St Andrews Counselling & Psychotherapy
Your Cart is Empty
There was an error with PayPalClick here to try again
Thank you for your business!You should be receiving an order confirmation from Paypal shortly.Exit Shopping Cart
|Posted on 15 September, 2013 at 14:24||comments (3)|
Maybe it's me but I have recently spent a little time reflecting on the word "kindness".
My initial thoughts are around the word kindness as being nebulous, vague and an apology for politeness.
Am I alone in thinking this?
Interestingly the word keeps pricking my mind now and then asking me to pay more attention to understanding what does kindness actually mean?
When I am uncertain over meanings I go to the Oxford Dictionary to get a definition:
"noun [mass noun]
Margot Silk Forrest (2003) shifts from definitions and pins down "kindness":
"Kindness is the wise use of the heart. A purely heartfelt action won't necessary be a kind one -- it could be misguided or uninformed. It takes wisdom and heart to notice when someone needs our help and to see what kind of help they need. That word "use" is important, too. Kindness isn't kindness if it is not put to use. Action is required. Thinking kind thoughts is all well and good. It will calm and purify your mind stream. But at some point, we have to get up and act on our kind intentions."
So kindness is not just about sentiment, wishing someone well or merely feeling emotionally impacted on. There is an observational aspect, to notice when someone needs our help and not just to see what help they need, but to take action. Firstly to ask how they are and the use of empathy to feel what it might be like to experience their situation. To then act upon, not just to offer but to actually do something to help and support the other. Kindness may be a practical act such as helping them with a lift, a meal, childcare, or a visit. There is also a warmth in an act of kindness, a reaching out to another, a generosity of time, company and friendship.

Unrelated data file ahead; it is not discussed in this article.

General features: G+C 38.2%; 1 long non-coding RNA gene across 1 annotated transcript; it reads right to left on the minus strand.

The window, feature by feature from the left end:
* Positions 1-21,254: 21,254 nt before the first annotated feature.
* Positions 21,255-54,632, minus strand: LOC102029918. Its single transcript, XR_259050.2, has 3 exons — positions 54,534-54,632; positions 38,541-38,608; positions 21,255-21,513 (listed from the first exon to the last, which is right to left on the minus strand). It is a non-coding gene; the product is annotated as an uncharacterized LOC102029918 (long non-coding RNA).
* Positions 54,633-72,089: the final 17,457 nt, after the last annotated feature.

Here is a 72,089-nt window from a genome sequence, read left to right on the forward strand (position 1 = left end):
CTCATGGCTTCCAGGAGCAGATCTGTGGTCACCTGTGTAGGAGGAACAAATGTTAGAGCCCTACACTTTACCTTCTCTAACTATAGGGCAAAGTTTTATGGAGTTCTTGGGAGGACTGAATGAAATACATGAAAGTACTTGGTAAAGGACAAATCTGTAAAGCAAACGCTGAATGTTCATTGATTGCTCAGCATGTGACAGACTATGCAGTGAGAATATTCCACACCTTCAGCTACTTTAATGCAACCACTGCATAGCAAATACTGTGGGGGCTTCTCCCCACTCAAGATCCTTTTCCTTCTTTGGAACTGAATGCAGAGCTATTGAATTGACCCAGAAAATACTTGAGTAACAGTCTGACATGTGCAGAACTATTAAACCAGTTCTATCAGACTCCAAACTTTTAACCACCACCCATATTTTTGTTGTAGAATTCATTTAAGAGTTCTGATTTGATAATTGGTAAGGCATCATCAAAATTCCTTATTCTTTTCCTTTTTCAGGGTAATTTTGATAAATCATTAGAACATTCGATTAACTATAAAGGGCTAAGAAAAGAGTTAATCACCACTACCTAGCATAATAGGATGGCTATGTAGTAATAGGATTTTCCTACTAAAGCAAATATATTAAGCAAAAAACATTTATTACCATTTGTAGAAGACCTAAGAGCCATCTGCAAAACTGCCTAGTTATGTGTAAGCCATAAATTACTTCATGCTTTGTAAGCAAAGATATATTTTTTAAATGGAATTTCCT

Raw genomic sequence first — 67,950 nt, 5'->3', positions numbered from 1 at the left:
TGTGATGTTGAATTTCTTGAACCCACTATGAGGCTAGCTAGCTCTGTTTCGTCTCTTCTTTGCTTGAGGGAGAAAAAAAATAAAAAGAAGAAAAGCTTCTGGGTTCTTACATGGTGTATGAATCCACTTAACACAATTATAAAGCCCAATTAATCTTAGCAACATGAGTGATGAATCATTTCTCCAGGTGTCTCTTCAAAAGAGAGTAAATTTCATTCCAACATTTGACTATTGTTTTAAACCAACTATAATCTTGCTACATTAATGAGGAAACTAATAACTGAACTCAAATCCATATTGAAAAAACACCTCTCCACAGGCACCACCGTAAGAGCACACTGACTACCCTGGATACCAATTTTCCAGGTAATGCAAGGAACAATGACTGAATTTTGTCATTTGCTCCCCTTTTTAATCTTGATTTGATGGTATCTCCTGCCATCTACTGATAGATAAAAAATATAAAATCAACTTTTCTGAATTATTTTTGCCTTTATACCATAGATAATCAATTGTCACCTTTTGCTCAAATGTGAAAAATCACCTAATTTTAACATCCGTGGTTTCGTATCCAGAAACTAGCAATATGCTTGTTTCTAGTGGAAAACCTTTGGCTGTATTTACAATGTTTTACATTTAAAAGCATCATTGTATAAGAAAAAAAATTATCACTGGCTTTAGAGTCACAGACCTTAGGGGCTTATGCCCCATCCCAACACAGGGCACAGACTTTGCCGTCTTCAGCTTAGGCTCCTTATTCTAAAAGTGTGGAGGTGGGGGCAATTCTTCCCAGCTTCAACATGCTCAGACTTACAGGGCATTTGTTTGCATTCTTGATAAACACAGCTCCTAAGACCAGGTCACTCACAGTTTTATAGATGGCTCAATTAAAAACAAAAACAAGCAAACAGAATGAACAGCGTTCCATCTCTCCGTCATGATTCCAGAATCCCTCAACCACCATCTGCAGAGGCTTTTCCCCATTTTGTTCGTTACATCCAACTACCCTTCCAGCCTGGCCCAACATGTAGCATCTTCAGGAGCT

There is also consideration of how your kindness may impact on the other person, there's a balance here not to overwhelm or "rescue" by doing what they can do for themselves.
So how can kindness help the giver?
Being kind to someone else may be seen as an act of love which when given benefits not only the recipient but the giver as well.
Being kind has a great "feel good" factor, and when we feel good we flood our brain with dopamine, the feel good hormone which lifts our mood.
Kindness is not just about a one to one activity, we can offer kindness to our community when we volunteer our time and skills for free to benefit others, some of whom may be known and unknown to us. So kindness has an altruistic component.
Imagine if everyone offered and delivered an act of kindness to someone who needed this badly, what impact do you think this would have at an individual, family, community, locality, country and worldwide level?